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Knots to ya

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Knots to ya
Since I have been roused out of my fetal position, from "lackafishy" fever, I decided to finish up a project I started some time back. It is a writeup on basic lure fishing...with the premise that it all boils down to PPP...Paint, Profile and Presentation.


In the section on Presentation I discuss line attachments, knots and rigs. Since we just had a couple of threads on lines and knots I thought I would cut out that section and post it for your enjoyment...or guffaws.


Let me know if you spot any glaring omissions...or have something else you would like to see covered.

application/pdf KNOTS & RIGS.pdf (1.09 MB)
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Re: [TubeDude] Knots to ya In reply to
Thanks for posting your write-up.
You are very resourceful! Thumb up!
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Re: [TubeDude] Knots to ya In reply to
Great work, TubeDude. Well written. Excellent illustrations.

Perhaps out of range for most here, but I have surf fishing line splice questions and I know you have salt water experience. I haven't surf fished yet, but have plenty of vacation time saved up for it.

With my surf fishing equipment I have line in both a selection of monofilament and braids, but I'm also considering purchasing some fancy spectra hollow core spliceable line to use with fluorocarbon leader. The leader slips inside the hollow core of the braid and makes a splice. I vaguely remember using this type of splice deep sea fishing for red snapper in the Gulf of Mexico about 40 miles off from Grand Isle, Louisiana as a child, but will need an update with new technology developments since then and how to select the proper combination to match leader diameter range to the line. It looks like a good system having high splice strength and very sleek flow through eyelets. I don't know enough to make the best choices of a match of line and leader and have been waiting until I find an experienced surf fishing guide to help me make my purchase selections to benefit from likely a lot of years of experience rather than my inexperienced guesses.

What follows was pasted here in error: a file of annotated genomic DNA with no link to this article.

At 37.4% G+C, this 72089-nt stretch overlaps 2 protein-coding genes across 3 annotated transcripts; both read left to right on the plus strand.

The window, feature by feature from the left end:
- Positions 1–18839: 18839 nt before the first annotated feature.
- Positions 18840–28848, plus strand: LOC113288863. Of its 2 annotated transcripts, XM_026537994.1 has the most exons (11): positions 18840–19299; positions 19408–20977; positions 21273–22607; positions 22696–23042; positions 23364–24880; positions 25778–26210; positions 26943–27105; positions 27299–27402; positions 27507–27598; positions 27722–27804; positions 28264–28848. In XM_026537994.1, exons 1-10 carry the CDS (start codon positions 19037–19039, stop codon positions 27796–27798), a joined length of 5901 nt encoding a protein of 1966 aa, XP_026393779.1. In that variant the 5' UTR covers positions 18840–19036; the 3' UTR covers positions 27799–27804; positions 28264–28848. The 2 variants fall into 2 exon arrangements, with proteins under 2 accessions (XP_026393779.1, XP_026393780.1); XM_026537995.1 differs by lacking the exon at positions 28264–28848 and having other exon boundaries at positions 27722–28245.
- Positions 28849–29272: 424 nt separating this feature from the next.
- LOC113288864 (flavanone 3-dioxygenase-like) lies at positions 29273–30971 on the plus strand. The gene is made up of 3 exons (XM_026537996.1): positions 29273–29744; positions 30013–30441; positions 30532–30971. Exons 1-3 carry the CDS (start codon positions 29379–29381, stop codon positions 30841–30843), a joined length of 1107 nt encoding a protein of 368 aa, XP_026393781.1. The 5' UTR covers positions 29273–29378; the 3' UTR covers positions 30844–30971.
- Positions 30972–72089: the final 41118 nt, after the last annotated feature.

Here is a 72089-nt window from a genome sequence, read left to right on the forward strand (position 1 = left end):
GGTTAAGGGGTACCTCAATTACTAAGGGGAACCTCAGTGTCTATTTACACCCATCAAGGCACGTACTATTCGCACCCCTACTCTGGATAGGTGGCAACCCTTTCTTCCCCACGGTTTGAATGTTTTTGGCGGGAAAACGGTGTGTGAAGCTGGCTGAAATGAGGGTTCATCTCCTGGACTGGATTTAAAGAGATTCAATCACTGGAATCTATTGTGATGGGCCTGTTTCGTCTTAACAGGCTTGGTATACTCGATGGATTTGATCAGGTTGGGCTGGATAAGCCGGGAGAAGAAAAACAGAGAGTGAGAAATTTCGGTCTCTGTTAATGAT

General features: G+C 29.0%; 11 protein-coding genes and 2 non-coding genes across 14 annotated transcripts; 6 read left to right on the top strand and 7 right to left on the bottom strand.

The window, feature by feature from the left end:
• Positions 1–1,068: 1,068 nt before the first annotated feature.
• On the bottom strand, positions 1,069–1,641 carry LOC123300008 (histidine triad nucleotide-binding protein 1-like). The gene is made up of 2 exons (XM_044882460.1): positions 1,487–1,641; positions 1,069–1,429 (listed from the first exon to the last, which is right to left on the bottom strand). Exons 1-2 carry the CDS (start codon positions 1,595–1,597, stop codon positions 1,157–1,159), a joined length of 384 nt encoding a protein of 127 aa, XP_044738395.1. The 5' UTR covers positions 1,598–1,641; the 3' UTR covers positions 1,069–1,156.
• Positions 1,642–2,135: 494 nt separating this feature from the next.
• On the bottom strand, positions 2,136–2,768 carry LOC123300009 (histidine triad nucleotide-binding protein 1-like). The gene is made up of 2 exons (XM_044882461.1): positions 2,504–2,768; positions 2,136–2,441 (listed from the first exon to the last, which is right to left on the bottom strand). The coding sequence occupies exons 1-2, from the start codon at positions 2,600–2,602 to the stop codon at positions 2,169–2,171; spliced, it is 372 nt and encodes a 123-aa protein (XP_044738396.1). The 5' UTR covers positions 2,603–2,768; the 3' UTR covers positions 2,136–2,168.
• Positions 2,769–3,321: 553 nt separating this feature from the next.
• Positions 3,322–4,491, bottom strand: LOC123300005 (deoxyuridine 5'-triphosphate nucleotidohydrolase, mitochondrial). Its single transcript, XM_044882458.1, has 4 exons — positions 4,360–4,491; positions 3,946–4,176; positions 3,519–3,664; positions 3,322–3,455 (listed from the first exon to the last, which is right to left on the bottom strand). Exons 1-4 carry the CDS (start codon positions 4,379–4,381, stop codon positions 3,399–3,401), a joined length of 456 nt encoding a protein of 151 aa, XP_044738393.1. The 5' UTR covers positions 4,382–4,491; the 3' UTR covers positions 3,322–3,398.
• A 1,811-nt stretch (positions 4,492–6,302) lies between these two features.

I'll need to learn more about the splice method for this type of line. I don't know if it fits your writeup to include some mention of this type of line and splice, but thought to mention it for you to decide.

https://www.google.com/...filetype=&as_rights=

Ronald :)
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Re: [RonPaulFan] Knots to ya In reply to
Glad you liked it. I'll get you a copy of the entire piece when it is finished. Probably be about 60 pages.



For attaching leader...or other line...to the hollow core stuff I might recommend the "needle knot". That is what some fly flingers use to attach leaders to their fly lines. If you check that link, you will find visuals and instructions on how to do it. The main idea is that you run a needle up through the end of the hollow core line for a short distance and pull the leader through. Then you make a kind of uni knot to secure it. I also like to wrap a layer of nylon thread over it to cinch it down and smooth it a bit. Finish it with some epoxy and it will zip through the guides easily while providing close to 100% line strength.

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Re: [TubeDude] Knots to ya In reply to
Great write up and extremely useful information.


"If I fished only to capture fish, my fishing trips would have ended long ago."
- Zane Grey
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Re: [RonPaulFan] Knots to ya In reply to
RPF, there is a new knot out there called the FG knot. It is a bit difficult to tie, but it connects braid with either mono or fluro. If you go to You Tube and search for "easy FG knot" that is the best demo of the knot I have seen. You get a 100% knot plus it runs through the guides very easily. I have been using it for about a year on my braid/fluro set up !! It was specifically designed to for heavy braid to heavy fluro setups like you are talking about.
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Re: [TubeDude] Knots to ya In reply to
Good and helpful writeup thanks. I have recently found the "fg" knot for going from braid to fluorocarbons. Very tight and small. Haven't fished it yet but very eager to try .
New 8 foot heavy spinning rod, new Penn tidewater ss reel. (salt water)
Line is 50 lb. Sufix 832.
If you can't tell in going to Washington for some big water fishes.
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Re: [doitall5000] Knots to ya In reply to
The thing I don't like about the FG is that it can be very hard to tie while on the water, but mostly because it depends on the "Chinese handcuff" principle to hold the leader. The leader just sticks through the braid wraps and is held there ONLY by friction. The Alberto, the Albright, and the Red Phillips knots all use positive stops in the leader.

All of these knots can be made almost slip-proof with a drop of superglue.



Cleverly disguised as a responsible adult
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Re: [TubeDude] Knots to ya In reply to
Thanks for the great write up, Pat. It is all very useful information for a variety of tackle.

I have used the animated knots site a lot over the years. I know when I don't use a knot for awhile I need somewhere to go for a refresher course.Wink

Another device I've used the last few years to attach the leader to fly line is a slip on leader loop by Cortland. I never was fond of tying the nail knot with the heavy butt section of a tapered leader onto the fly line. Most tapered leaders come tied with a perfection loop so it is an easy connection although not the smoothest.

Thanks again for trying to educate us all.Smile
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Re: [RockyRaab] Knots to ya In reply to
Thanks i'll look at them. I want the best for that 40 pounder this summer.
(This post was edited by doitall5000 on Mar 3, 2019, 9:46 AM)
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Re: [gofish435] Knots to ya In reply to